“Those who make the conscientious judgment that they must not participate in this war. . .have my complete sympathy, and indeed our political approach has been to give them access to Canada. Canada should be a refuge from militarism.” — Pierre Trudeau
More than 50,000 Americans came to Canada during the Vietnam War to avoid serving in that conflict. They were called "draft dodgers." However, nearly half of these men did not dodge the draft, but deserted after having already been on active duty.
Once again, America is in a conflict that was not based on its being under imminent threat. What is at stake is geopolitics and ideology. At this point in the Iraq War, more American soldiers have died than at the same point during the Vietnam conflict. While being vastly superior in technology and manpower, America faces an enemy that has an unconventional way of fighting. A growing number of American soldiers have decided that they are unwilling to kill or be killed without a tangible reason. This is remarkable in a period when, unlike the late sixties, not every facet of society is being questioned.
However, one issue in the current discontent was not present 30 years ago: America no longer has a draft. Except those who have served extraordinarily long, every American soldier who now serves had freely signed a contract for a specified length of time. Because no state coercion was involved, many who would otherwise be sympathetic argue that these soldiers, unlike draftees, have lost the right to question orders, no matter how moral or immoral, legal or illegal they may be.
I say this is not so. A contract is an agreement by two sides that certain acts will be performed under certain conditions. There is a quid pro quo involved. Boundaries surround the playing field. But as a deserter, my bias may keep me from writing about it objectively.
There has been press coverage of soldiers who have deserted to avoid serving in Iraq. Most of the soldiers who are now making their way to Canada have already served in Iraq and cannot in good conscience go back. Most reportage fails to report the circumstances that lead a soldier to sever his bonds with his country. Whether the quest for refuge succeeds or fails, the consequences of such a decision will last for the rest of his life.
There are financial factors too. In this era of outsourcing, the stability that comes from having a trade or an education is no longer guaranteed. The Horatio Alger myth of the common man climbing the social ladder is just that -- a myth. Sure, every able person who is accepted to university can obtain the means to attend. But except those from privileged backgrounds, it is commonly necessary to incur loans to study and gain the ticket to a better life. Because astronomical sums are involved, one may become a serf, with debts that have no end.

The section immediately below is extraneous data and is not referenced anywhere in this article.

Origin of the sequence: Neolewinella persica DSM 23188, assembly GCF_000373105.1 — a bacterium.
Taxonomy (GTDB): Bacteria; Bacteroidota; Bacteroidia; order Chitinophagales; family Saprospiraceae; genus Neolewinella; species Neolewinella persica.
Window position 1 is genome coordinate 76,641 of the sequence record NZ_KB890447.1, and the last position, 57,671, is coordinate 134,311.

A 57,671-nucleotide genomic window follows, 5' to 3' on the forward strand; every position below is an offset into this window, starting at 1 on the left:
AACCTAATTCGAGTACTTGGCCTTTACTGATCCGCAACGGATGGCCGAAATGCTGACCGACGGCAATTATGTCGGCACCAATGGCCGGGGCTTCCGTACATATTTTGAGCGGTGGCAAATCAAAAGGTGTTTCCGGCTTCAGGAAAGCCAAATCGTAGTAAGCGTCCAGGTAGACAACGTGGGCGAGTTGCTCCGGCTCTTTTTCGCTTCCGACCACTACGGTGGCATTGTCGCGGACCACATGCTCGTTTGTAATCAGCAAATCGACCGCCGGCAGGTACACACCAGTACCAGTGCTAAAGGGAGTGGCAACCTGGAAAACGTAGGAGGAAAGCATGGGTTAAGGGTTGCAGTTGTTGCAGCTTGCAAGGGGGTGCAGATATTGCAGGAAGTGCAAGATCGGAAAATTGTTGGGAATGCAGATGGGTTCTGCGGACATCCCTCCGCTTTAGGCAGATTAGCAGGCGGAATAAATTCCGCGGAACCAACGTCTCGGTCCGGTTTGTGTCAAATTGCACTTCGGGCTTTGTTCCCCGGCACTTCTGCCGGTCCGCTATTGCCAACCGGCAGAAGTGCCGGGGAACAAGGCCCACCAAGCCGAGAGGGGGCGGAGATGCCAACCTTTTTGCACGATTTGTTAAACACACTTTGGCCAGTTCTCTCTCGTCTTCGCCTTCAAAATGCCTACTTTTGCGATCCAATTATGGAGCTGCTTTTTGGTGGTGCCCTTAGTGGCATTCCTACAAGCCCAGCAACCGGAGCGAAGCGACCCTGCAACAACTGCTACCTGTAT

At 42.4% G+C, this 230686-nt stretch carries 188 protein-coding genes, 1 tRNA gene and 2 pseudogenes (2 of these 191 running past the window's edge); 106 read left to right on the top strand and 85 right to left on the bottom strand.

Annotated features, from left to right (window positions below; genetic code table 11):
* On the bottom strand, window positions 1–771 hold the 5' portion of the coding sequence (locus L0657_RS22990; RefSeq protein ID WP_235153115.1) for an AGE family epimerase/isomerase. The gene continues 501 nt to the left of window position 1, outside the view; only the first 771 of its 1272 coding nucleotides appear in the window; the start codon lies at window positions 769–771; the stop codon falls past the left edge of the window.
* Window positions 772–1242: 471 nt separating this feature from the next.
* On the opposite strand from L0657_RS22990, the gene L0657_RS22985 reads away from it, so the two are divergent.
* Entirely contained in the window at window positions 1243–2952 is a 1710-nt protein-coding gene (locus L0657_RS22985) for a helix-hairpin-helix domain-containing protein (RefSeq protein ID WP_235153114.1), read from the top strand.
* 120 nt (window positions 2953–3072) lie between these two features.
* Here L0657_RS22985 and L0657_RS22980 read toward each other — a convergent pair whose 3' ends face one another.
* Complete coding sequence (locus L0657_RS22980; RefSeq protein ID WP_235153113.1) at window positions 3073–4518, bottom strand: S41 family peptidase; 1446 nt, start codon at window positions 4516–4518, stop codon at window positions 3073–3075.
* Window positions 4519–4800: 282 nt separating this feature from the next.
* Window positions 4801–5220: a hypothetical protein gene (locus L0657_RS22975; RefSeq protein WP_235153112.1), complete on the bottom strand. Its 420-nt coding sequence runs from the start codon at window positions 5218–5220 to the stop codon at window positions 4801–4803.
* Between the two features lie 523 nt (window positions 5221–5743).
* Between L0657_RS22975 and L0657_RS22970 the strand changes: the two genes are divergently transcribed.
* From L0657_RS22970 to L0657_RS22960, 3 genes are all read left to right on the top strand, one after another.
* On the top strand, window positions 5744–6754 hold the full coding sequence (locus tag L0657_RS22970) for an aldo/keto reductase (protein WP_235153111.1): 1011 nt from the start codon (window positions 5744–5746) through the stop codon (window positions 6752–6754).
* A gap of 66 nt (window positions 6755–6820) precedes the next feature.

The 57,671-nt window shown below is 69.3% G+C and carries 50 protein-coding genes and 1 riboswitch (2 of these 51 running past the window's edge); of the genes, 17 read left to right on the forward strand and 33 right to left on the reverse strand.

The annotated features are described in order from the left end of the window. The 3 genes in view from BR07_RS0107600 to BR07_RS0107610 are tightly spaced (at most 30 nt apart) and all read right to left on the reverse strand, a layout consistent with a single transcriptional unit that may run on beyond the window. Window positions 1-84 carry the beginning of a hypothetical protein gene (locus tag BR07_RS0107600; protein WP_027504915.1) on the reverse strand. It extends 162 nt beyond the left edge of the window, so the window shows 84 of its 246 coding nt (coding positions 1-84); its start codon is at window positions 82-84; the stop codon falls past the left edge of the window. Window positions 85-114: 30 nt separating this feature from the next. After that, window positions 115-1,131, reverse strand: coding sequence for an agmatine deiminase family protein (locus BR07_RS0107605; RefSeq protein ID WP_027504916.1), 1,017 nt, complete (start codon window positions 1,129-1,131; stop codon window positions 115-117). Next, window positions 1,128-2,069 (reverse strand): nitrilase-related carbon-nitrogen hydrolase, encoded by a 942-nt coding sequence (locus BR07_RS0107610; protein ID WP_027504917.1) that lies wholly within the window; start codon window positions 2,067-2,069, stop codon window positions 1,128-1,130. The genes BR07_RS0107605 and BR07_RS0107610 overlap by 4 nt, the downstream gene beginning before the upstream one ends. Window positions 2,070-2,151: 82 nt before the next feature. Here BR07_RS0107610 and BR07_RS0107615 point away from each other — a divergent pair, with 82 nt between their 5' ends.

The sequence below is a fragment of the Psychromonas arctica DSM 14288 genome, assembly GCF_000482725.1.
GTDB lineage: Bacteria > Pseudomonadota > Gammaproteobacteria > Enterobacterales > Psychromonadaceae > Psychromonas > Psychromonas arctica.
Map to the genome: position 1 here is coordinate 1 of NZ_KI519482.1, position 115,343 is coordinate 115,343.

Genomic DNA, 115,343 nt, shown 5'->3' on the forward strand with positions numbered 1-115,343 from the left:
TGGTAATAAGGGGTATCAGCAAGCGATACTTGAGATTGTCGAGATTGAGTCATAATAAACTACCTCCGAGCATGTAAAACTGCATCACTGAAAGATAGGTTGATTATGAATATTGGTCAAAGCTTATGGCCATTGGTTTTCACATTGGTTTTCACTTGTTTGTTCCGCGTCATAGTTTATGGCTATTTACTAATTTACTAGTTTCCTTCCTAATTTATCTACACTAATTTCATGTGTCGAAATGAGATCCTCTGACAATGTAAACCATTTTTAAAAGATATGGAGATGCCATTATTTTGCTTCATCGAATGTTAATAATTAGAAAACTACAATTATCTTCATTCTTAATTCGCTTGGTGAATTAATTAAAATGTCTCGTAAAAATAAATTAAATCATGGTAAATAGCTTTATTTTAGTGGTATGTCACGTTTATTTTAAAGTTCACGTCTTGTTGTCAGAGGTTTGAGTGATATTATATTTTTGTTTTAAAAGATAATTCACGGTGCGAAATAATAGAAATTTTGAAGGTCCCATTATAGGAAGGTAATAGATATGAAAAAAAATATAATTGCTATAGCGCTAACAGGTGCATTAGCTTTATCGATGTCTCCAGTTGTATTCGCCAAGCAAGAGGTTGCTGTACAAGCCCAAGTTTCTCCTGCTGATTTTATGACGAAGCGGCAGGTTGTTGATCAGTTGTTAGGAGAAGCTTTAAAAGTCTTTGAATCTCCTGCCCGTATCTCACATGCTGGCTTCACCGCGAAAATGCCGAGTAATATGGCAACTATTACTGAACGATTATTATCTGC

In addition, America lacks the universal health care that is available in every other industrialized country. Millions of responsible Americans are one illness away from bankruptcy. Though many companies offer health insurance to their employees, it is not free. Organized labor in United States is becoming a relic and many youths grow up in broken homes, without religion -- except for the rigid, divisive mega-churches that dot the American landscape.
Economic factors propel most youth to join the military, but many are also motivated by the ostensibly higher meaning that the military offers. Service, sacrifice, teamwork, the good of the nation, health care, and money for college are all things that the military stands for. This offers an easy solution to problems facing those coming of age in today's service economy. Why not enlist?
This was my experience in the winter of 2000-2001. I had been out of high school for nearly three years. Although my marks were not atrocious, they would not have put me in contention for many scholarships. When I explored the possibility of financial aid, I learned that my family made too much money for me to qualify -- but they did not make enough to help with tuition. I came from a broken home. Although I was able to hold down a job, it was leading nowhere. Walking into the recruiter's office, I told him to not bother with the sales pitch.
I believe that what differentiates humans from animals is our ability to tell right from wrong. While we vary somewhat in our conceptions of good and bad, unless we are psychotic we are all endowed with an ability to discern. Whatever evolutionary urge we have to conquer and dominate is tempered by this morality and by the ability to empathize with others.